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Podcast: Ruthlessly prioritise applications during Covid-19

We talk to Alex McMullan, CTO international at Pure Storage, about scaling up storage and compute for remote working and why that means prioritising applications

In this podcast, we talk to Pure Storage CTO Alex McMullan about the effects of the Covid-19 lockdown on organisations’ IT requirements.

McMullan talks about how the transition to remote and 24/7 working requires a scaling up of storage and compute or a possible re-prioritisation of the resources that applications are provided with.

He also discusses how organisations can move to utility-based consumption models of IT that can be scaled up, and scaled down more easily when we arrive at the “new normal”.


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Antony Adshead: What are the impacts on storage of a rapid scaling up of remote working?

Alex McMullan: In regard to storage, I think there are some obvious challenges we’ve already been dealing with, but also some that are a little further down the line that we need to think about.

So, if you think about storage scaling up to support everyone working at home remotely, I think that’s fairly obvious in terms of what that means.

It puts more pressure on all the traditional infrastructures. Things like the VDI side of things – the broker – but also if you think about how that impacts particularly in larger infrastructures where there’s a consequential demand for everybody who is impacted, let’s call it software-defined networking or network function virtualisation.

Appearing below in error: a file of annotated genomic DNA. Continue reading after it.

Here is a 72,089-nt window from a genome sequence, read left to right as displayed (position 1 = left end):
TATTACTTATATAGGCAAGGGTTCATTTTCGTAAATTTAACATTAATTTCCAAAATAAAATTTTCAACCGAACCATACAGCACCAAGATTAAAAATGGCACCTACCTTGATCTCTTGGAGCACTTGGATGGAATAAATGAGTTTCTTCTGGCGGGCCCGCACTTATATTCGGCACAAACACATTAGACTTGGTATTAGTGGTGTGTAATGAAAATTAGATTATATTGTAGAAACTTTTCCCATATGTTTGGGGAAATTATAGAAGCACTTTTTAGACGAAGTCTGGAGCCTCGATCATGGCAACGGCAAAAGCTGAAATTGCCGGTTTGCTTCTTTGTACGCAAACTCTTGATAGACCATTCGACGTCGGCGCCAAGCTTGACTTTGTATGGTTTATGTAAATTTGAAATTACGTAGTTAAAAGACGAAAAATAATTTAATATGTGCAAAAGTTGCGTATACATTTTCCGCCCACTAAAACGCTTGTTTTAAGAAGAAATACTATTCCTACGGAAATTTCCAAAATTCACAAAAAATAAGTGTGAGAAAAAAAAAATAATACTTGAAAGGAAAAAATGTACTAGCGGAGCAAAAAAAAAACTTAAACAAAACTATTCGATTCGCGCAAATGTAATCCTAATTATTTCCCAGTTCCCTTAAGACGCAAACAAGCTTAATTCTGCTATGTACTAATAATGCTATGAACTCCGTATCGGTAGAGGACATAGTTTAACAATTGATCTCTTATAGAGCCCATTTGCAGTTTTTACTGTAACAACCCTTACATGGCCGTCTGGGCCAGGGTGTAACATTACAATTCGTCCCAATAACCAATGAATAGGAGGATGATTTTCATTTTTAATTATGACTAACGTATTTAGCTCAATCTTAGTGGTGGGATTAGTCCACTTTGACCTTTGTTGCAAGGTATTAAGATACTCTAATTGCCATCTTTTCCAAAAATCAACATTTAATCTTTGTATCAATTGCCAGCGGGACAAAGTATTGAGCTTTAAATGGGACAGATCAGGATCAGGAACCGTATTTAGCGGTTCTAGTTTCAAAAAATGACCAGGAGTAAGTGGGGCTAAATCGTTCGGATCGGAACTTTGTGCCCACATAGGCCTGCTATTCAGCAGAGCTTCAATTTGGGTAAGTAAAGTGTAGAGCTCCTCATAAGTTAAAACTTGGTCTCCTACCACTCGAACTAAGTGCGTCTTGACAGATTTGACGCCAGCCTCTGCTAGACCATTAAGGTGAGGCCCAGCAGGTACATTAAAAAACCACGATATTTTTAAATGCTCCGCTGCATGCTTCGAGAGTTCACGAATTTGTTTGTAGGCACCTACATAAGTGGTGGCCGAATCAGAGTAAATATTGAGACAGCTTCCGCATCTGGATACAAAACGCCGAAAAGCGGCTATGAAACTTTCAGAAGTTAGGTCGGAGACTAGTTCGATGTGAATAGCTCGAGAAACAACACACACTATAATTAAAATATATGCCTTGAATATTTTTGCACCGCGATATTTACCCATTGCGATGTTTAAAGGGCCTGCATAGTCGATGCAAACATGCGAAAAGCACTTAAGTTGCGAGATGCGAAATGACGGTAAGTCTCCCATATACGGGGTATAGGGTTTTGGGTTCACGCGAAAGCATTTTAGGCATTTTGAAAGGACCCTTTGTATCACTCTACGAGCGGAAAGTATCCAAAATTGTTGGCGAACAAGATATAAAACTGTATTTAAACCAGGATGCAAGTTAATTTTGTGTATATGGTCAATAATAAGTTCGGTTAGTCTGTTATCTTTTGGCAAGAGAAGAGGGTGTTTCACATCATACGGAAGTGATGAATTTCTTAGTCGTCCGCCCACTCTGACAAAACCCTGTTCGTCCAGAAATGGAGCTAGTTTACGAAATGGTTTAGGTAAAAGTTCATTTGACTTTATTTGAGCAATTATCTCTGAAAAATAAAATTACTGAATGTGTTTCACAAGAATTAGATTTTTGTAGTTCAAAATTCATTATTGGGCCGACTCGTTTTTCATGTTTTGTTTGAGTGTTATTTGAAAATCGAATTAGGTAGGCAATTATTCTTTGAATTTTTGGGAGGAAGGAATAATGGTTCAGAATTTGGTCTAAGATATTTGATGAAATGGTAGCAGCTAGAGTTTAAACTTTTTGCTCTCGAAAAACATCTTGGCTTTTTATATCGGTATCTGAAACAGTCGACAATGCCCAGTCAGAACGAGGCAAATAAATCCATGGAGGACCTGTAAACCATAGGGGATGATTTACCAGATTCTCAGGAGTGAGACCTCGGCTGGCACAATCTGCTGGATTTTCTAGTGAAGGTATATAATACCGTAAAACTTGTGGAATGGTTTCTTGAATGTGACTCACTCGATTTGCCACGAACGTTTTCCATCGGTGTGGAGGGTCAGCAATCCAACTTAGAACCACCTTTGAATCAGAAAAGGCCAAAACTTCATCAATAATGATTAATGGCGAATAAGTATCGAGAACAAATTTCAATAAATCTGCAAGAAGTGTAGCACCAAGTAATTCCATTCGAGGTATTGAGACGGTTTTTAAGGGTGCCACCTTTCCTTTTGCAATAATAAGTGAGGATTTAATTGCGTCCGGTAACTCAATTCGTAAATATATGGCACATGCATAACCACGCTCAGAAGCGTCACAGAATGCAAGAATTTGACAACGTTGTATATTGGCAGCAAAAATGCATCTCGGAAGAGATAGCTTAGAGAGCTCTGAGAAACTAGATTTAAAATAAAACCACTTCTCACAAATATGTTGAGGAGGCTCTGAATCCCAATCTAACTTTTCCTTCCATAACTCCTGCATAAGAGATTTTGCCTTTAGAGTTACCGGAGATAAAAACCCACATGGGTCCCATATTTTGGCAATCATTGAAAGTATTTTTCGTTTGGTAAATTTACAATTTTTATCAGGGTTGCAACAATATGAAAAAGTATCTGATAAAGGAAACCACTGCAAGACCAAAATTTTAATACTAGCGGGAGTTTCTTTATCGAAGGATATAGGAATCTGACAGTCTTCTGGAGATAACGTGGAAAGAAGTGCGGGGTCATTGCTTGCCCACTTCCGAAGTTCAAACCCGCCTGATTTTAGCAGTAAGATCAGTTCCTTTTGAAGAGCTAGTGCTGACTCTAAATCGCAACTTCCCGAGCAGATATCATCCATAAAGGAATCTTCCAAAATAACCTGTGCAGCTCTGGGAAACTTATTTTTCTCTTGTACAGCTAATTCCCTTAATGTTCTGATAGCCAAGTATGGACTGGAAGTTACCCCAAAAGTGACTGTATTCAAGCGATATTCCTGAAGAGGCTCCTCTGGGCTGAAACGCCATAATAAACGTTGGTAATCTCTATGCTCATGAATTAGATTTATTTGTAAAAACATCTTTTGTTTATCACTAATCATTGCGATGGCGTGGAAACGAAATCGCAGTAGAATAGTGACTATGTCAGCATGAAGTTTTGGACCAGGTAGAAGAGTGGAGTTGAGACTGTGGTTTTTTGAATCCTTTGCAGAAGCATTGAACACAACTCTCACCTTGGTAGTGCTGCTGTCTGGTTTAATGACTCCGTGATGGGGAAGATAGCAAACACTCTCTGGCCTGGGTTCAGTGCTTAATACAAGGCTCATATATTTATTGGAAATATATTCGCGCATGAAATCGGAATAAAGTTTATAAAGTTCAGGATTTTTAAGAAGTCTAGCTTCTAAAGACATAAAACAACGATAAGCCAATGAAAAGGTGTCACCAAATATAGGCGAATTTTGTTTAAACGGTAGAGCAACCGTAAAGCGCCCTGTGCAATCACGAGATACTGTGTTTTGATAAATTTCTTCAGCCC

That’s an additional load that goes onto infrastructure such as firewalls or into WAN connections or VPNs or basic data protection that comes with that. So it’s not just the VDI impact, it’s everyone else working remotely on the infrastructure that’s, frankly, less well tested and less well used on a normal day-to-day basis.

What it also means, obviously, is that we switch very quickly from a 9-5 model where everyone went to work at the same time, but now many of us are parents, we’re looking at workload sharing, whether that is looking after children, home schooling, cooking, shopping, but also those of us who are volunteering with the NHS as well.

We very quickly switch from that 9-5 model to 24/7. What that also then means is that it brings challenges into other parts of IT because many companies [are experiencing] a change freeze or are accelerating deployments of new infrastructure or expanded capacity or simply doing software updates. And there’s a bilateral impact here in that we’re seeing more demand for change, but also more demand for continuous and always-on services to go with that.

And that’s also driving a bifurcation in the way that cultures are dealing with that. We’re seeing [parts of] organisations working together, verticals such as the storage team, the network team, the virtualisation team, the compute teams had been dealing with their own expansions at different times in different ways. Suddenly everyone in every business is asking for more of everything at the same time.

What that also then drives is the forecast for the second wave, which is obviously the way in which we’re living our lives for the next few weeks.

We’re seeing more demand on online retailing; food delivery, of course, but also the second order consequences of that, such as contact centres, our banks, our car insurance, mobile phone providers. They’re all seeing a huge uptick.